Microdialysis experiments were performed on 12 ewes of mixed western breeds (weight, 39–52 kg). The animals were fasted for 24 hours and then anesthesia was induced with 5–10 mg/kg ketamine injected intramuscularly. The trachea was intubated and anesthesia maintained with 1% or 2% halothane in oxygen by controlled ventilation. Polyvinyl catheters were inserted into a femoral artery and vein under direct vision and advanced 15 cm centrally. The animal was positioned prone and a small laminotomy was performed at the lumbosacral junction to expose a 1-cm-diameter patch of dura. A 21-gauge polyvinyl catheter was inserted under direct vision through a small nick in the dura and advanced 25 cm cephalad so that its tip was at the mid-thoracic level. All incisions were closed, the catheters were placed in a canvas pouch sewn to the flank, and the ewe was allowed to awaken. At least 3 days passed before the experimental study was begun. During this time, the animals received 900,000 units penicillin G intramuscularly every day.
On the day of the experiment, after a 24-h fast, anesthesia was induced with 5 mg/kg thiopentone sodium injected via a femoral vein catheter and maintained with 1% or 2% halothane via the endotracheal tube during the surgical preparation. Subsequently, during the microdialysis experiment, anesthesia was maintained with 0.5% halothane in oxygen by controlled ventilation and muscle relaxation with 0.1 mg/kg pancuronium given every 2 h. Ventilation was adjusted to keep the partial pressure of carbon dioxide within a normal range by continuously monitoring end-tidal carbon dioxide levels and intermittently monitoring arterial blood gas tensions. Blood pressure and heart rate were continuously monitored via the femoral artery catheter.
The animal was turned prone and bilateral laminotomies were performed on five adjacent interspaces in the mid-thoracic region, leaving the dura and portions of the dorsal spinal processes intact for stability. Six to ten microdialysis probes were inserted transversely in a side-to-side orientation through the superficial dorsal spinal cord at different sites along the exposed cord, with a minimum separation of 1 cm. After completion of the experiment, the location of each probe was determined by visual inspection of sectioned cord. To confirm that the dialysis membrane was functional, some probes were perfused with methylene blue dye, followed by cryosection and microscopic examination.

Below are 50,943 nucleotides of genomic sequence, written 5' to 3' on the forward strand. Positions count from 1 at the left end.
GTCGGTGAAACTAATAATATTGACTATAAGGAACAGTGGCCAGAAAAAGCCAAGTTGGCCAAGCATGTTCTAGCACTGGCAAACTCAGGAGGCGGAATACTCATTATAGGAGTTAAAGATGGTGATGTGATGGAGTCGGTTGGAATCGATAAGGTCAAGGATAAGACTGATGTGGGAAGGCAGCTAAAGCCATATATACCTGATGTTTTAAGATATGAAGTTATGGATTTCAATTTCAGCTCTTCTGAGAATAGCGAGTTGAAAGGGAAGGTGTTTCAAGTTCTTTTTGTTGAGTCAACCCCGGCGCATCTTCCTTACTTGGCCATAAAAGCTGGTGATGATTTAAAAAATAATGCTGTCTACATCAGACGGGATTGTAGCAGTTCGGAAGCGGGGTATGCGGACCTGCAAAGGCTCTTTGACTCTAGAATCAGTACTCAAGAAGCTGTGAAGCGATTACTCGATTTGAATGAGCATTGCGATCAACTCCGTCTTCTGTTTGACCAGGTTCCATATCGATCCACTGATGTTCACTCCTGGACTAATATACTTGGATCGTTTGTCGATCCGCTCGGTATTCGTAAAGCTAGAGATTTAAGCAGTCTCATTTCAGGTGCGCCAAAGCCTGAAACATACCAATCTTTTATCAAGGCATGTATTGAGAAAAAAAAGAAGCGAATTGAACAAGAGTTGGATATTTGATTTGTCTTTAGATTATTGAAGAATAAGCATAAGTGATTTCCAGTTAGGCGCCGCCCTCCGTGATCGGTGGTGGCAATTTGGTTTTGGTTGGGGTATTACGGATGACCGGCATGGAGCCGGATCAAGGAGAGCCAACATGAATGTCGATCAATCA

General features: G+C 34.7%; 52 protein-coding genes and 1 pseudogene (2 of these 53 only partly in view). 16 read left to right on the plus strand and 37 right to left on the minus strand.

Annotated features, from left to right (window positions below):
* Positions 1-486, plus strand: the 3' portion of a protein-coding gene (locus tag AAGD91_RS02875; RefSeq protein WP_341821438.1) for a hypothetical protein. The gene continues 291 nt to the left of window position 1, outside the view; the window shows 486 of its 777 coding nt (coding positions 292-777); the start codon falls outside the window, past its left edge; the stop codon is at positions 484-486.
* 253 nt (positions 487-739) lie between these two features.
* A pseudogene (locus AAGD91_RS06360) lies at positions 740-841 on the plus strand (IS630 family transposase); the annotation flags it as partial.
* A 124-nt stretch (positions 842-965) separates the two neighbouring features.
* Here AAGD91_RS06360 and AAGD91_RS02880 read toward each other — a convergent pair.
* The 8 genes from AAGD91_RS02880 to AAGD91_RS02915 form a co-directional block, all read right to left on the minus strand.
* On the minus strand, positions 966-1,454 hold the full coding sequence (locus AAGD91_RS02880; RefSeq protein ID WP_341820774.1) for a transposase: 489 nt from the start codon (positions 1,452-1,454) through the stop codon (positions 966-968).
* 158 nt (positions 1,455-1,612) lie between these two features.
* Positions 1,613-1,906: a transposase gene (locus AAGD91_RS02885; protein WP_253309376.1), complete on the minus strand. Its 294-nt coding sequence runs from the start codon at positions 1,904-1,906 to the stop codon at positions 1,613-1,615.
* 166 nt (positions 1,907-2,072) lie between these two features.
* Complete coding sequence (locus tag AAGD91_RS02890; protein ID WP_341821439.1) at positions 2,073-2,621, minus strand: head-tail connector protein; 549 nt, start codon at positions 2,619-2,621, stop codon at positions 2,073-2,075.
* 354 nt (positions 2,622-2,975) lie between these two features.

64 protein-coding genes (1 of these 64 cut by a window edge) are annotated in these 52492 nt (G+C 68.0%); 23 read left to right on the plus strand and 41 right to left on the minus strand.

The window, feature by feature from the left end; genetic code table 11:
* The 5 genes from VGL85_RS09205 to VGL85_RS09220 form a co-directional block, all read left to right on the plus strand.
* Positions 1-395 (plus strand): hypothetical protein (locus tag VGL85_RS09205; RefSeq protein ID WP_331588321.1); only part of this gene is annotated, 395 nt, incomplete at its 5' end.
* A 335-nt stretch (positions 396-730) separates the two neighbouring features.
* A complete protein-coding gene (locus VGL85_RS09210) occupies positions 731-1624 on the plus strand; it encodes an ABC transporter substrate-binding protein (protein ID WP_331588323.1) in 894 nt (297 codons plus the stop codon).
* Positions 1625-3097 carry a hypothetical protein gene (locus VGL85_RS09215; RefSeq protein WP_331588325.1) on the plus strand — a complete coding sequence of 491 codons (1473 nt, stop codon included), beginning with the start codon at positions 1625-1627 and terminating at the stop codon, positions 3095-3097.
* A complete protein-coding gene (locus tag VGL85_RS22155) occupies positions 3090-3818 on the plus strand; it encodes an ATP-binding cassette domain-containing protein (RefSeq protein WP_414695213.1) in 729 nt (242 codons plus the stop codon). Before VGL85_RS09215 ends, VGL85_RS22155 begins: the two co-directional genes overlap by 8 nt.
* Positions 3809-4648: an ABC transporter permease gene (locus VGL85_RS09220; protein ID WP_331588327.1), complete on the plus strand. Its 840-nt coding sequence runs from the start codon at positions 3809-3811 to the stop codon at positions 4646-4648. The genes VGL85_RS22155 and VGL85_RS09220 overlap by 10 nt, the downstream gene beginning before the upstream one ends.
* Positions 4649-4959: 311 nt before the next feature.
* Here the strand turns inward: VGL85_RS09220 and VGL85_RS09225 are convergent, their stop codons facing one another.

Microdialysis probes were prepared within 3 days of surgical implantation using hollow fiber bundles (Spectrum, Los Angeles, CA) with an internal diameter of 150 micro meter and a molecular weight cutoff rate of 9,000 Da. The window of active membrane for exchange was precisely defined using two pieces of silica tubing (SGE, Ringwood, Australia) that were inserted through each end of the hollow fiber and advanced so that the tips of each silica tube were separated by 4 mm, corresponding to the length necessary to cover the two dorsal horns of the thoracic spinal cord. The junctions between the silica tubing and the hollow dialysis fiber were sealed using acrylic glue (Borden Inc., Columbus, OH). A wire with a 0.035-mm external diameter (Fisher Scientific, Pittsburgh, PA) was inserted and sealed on one end of the probe and the free end was sharpened, thereby allowing penetration of the probe through the dura mater and cord with minimal tissue damage. After insertion, the portion of the silica tubing connected to the wire was cut and removed to allow perfusion. The inlet of the probe was continuously perfused using a pump at a rate of 2 micro liter/min at room temperature with artificial CSF composed of 145 mM NaCl, 2.7 mM KCl, 1 mM MgCl2, 1.2 mM CaCl2, and 2 mM Na2HPO4in filtered deionized water. During microdialysis, the wound was covered with saline-soaked gauze and surgical towels and a heating lamp was placed over the animal. Spinal cord and animal temperatures, however, were not recorded.